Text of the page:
Happy Hallowe'en to all...these days will go by before we know it - enjoy every day of this beautiful, autumn season.



Thursday, October 20

goodbye GB (Goat Boy)...



Over the years, we've learned that there's nothing quite as heartbreaking as having an animal in distress. Realities of farm life, regardless of all the love and laughter our animals bring us, still happen.

About 5:30 Sunday evening, as we were packing the car to take my son back to college after his 4-day fall break, we found our goat GB was down. Immediately I called our vet only to get an answering machine; what? no one on call? There has always been an on-call vet for after hours emergencies. Immediately I began calling all the other local vets...only to reach answering machines, no one noting that they were on-call. All the messages told me to call the large animal vet at our state university. I did, and they could only see GB if I brought him in...he was in no shape to make the hour-plus ride. 

At this point my son needed to leave...he had a project deadline, so he sat with GB for a few minutes, stroking his head, and then we said our goodbyes. As he rode back to college, he continually texted me with names/numbers of people that might be able to help us. We called our 4-H advisor, I called our vet's private number and left a message, then I called the university again.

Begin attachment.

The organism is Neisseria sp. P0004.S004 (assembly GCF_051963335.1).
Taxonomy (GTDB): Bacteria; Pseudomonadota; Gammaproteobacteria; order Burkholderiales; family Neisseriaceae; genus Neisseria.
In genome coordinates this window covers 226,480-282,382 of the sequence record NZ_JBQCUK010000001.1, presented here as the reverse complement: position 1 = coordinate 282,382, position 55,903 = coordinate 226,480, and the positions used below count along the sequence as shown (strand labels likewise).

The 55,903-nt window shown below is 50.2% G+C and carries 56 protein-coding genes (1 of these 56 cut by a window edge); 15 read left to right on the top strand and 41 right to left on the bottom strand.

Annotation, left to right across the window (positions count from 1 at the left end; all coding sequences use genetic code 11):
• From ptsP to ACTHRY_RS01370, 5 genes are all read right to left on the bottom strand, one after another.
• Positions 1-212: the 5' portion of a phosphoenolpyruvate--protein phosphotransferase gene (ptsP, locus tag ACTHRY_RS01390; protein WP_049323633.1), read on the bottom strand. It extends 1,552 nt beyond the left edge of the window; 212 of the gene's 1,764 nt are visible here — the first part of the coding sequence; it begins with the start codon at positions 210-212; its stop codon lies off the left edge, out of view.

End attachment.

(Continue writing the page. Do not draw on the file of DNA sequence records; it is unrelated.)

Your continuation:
The university recommended a vet in another county, and so I left a message with him. At this point, about 2 hours had passed. I gathered a blanket, light, phone charger, and sat in the barn next to GB. And yes, if you knew me, you'd know I talked to him and even hummed a tune. In the field behind the barn, I could hear the "yip, yip" of a coyote. Coyote attacks on people are rare, but I wondered if it could sense a sick animal. GB and I were outside along the fence and not tucked safely in the barn...thankfully, before long, the coyote moved on not to be heard again.

It didn't take long for the out-of-town vet to call, and while he couldn't travel the distance to see GB, he was kind enough to try and diagnose the problem over the phone...he taught me how to look for the signs of stroke and bloat, guiding me on what to do based on GB's temperature...if it was high, he listed the medications I would need and he'd walk me through administering them. He listened to GB's breathing over the phone, we used FAMACHA scoring to check the color of his eye mucous membranes, and lastly he let me know how to help GB breathe easier and be comfortable.